Painting Tumult at the Center of Contemporary Art in Toruń
Curator: Marek Żydowicz
This year, the exhibition Painting Tumult 1979-1988. Mülheimer Freiheit has a chance to become the most significant artistic event at the Center of Contemporary Art Znaki Czasu in Toruń. The exhibition accompanying the EnergaCAMERIMAGE Film Festival will be the first in Poland presentation of works by the group of German neo-expressionists being active in Cologne in the first half of the 1980s. The exhibition – curated by Marek Żydowicz – will be open for visitors and available from November 13 to mid-April next year.
The German New Expressionism is perceived as one of the last great artistic movements of the 20th century. The success of young artists from across our western border, whose work became very popular in the 1980s, was considered in art as a symbol of return to figurative painting. The Mülheimer Freiheit group played an important role in this movement, and was distinguished by its amicable attitude to all artistic phenomena. They were said to be artists without ideology. The group was named after the location of the studio – the backyard of a neglected tenement near the banks of the Rhine River, at Mülheimer Freiheit No. 110 in Cologne. In October 1980, several painters gathered there, and started to work together until 1984. It was due to preparations for a joint exhibition offered to them by Paul Maenz, the owner of an extremely crucial gallery in Cologne, who became their promoter. The exhibition was eventually opened on November 13, 1980. It is truly an amazing coincidence that the opening of the event in Toruń will take place exactly 42 years later!
The group members were: Hans Peter Adamski, Peter Bömmels, Walter Dahn, Jiří Georg Dokoupil, Gerard Kever, and Gerhard Naschberger. The founders of Mülheimer Freiheit defined their painting in the following way: as an inexpensive, quick medium that satisfies the need for being with art on a daily basis, an artistic life that is also – but not only – romantic. They worked without any program assumptions, without formulating any manifesto, nor did they have any ambition to create their own school or style. They distanced themselves from engaged art and politics. One cannot remain indifferent to the paintings of the Mülheimer Freiheit group. The works have their unquestionable place in the art history of the 20th century and had a significant impact on art, both German and global.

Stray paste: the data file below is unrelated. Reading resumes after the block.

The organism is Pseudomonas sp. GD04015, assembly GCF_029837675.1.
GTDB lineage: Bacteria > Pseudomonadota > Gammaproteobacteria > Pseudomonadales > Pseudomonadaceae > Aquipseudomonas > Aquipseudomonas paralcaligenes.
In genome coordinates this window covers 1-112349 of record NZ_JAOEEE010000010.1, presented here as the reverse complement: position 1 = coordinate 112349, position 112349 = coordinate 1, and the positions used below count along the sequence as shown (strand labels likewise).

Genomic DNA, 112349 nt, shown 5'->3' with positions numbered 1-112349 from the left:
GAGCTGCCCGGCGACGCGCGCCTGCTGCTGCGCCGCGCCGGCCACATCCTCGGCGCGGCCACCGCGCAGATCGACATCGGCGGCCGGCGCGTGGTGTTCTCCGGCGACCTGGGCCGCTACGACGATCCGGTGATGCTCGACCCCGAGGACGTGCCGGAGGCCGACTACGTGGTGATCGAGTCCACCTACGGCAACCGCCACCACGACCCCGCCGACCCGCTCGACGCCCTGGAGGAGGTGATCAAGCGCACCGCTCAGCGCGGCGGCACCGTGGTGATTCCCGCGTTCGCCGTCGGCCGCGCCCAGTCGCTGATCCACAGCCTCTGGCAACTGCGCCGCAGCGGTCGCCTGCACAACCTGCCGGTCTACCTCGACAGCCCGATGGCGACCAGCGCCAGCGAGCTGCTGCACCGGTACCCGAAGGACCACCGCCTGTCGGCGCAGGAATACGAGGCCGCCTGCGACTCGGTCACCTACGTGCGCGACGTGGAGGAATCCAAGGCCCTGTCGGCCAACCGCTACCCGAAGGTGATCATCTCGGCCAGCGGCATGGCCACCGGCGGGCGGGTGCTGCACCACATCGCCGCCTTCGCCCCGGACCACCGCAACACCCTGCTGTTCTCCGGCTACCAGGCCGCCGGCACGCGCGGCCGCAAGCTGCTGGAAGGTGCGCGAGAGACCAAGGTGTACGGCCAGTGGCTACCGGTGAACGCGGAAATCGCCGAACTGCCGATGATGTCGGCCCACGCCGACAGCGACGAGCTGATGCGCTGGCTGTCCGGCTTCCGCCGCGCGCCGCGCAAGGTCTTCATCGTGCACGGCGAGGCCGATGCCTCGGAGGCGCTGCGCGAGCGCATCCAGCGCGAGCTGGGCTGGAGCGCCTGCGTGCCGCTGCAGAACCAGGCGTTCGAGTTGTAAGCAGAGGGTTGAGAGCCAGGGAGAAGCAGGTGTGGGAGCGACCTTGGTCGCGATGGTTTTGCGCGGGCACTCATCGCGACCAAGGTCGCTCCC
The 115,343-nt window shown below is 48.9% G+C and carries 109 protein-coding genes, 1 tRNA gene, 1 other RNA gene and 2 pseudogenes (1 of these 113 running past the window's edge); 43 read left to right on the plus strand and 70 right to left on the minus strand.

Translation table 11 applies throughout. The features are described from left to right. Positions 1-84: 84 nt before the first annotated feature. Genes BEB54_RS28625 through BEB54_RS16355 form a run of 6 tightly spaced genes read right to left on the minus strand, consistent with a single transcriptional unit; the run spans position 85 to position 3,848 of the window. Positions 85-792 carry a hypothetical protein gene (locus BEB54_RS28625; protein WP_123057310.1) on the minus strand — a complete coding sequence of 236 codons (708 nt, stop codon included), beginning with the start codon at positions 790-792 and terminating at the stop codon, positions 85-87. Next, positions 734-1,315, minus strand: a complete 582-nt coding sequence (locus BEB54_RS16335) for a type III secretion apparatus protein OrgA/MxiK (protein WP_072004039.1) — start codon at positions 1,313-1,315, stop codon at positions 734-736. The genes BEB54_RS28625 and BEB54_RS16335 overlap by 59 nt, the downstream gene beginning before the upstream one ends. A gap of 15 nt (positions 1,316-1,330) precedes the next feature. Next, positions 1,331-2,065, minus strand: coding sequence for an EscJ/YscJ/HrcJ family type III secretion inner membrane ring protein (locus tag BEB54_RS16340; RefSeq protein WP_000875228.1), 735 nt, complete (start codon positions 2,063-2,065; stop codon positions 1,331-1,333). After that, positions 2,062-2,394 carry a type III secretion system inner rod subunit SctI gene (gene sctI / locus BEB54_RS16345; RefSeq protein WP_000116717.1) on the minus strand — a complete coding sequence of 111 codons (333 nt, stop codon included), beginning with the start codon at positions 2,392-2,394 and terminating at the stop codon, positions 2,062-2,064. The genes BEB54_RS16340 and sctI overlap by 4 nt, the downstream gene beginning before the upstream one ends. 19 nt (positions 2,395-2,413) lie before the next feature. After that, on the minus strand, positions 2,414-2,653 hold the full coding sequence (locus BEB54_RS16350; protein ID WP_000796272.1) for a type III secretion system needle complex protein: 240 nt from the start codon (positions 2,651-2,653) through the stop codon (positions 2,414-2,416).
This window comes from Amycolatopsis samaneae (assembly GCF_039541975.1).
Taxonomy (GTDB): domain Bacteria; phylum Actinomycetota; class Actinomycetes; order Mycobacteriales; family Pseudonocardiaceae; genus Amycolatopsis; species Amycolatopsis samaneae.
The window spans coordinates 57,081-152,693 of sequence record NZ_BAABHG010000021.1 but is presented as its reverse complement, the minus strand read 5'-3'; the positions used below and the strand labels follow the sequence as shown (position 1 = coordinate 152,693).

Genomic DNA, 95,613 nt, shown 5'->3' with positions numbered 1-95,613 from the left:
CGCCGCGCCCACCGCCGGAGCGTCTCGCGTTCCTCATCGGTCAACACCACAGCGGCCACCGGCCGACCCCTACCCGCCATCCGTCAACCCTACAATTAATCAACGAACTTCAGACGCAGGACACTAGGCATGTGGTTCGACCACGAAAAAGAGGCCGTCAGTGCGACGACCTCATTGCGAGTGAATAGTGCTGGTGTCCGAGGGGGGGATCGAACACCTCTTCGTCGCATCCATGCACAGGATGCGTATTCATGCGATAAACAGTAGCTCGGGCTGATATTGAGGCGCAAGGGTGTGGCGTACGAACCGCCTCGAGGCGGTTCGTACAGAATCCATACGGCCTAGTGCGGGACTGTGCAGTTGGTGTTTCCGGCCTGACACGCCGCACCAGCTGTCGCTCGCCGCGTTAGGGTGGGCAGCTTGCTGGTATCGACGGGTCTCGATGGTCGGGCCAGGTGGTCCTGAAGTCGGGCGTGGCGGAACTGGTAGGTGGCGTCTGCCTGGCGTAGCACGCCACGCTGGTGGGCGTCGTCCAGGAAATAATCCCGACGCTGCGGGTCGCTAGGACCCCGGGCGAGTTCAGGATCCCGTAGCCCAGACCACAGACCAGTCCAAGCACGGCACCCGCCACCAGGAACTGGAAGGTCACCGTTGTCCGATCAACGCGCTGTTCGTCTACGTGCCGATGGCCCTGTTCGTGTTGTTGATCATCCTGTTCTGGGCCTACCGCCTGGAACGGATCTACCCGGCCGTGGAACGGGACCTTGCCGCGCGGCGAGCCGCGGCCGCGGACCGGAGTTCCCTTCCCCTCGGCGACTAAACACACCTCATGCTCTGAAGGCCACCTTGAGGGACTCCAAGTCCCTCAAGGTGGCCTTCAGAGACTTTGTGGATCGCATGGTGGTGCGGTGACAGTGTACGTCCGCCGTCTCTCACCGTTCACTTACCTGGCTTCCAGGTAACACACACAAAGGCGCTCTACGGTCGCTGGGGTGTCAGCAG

More than 200 large-format paintings by the group will be presented in Toruń. The works, which will be displayed with the artists’ participation in Toruń on the first Sunday of the EnergaCAMERIMAGE Festival (November 13), stand out by their unusual, expressive form referring to the aesthetics of art brut, graffiti, bad painting, punk fanzines, new wave music, or the scribbled walls of public toilets. It will be a unique chance to see how the 1980s Painting TUMULT artists in Cologne used techniques of action painting, collage, spray painting, and mural painting. The paintings may seem violent, aggressive, seemingly carelessly framed. But they perfectly capture the spirit of the times in which they were created, the times when the flame of euphoria of the youth movement of the late 1960s had already burned out, and the world, after Russia’s invasion of Afghanistan, was once again plunged into the arms race and rivalry between two global powers. Does this sound familiar?
In the words of Marek Żydowicz, the exhibition curator: Works of the Mülheimer Freiheit artists were a form of spontaneous reaction by sensitive young people to the surrounding world, including minor private and occasionally public events, those of historical importance. The Mülheimer Freiheit phenomenon does not intentionally follow any of the Expressionist styles. Their creative efforts are unique in their full acceptance of the laws and roles played by various phenomena in the world of art. They simply represent Affirmative Expressionism.
As the years passed, the members of the group separated from each other, and started making names for themselves. After many years, they will meet again in Toruń. At the opening of the exhibition in Toruń on November 13. Except for the artists of the Mülheimer Freiheit group, major curators, collectors, and German and Swiss art gallery owners will visit the city.
The exhibition Painting Tumult 1979-1985. Mülheimer Freiheit will be accompanied by a film review presenting the 1980s art and culture that had an impact on shaping the artistic formation known as the new expression or telling the stories of outstanding artists. The exhibition will be open until April 16, 2023. There might be no a prompt occasion to see such a vast collection of German Neo-Expressionism works in Poland.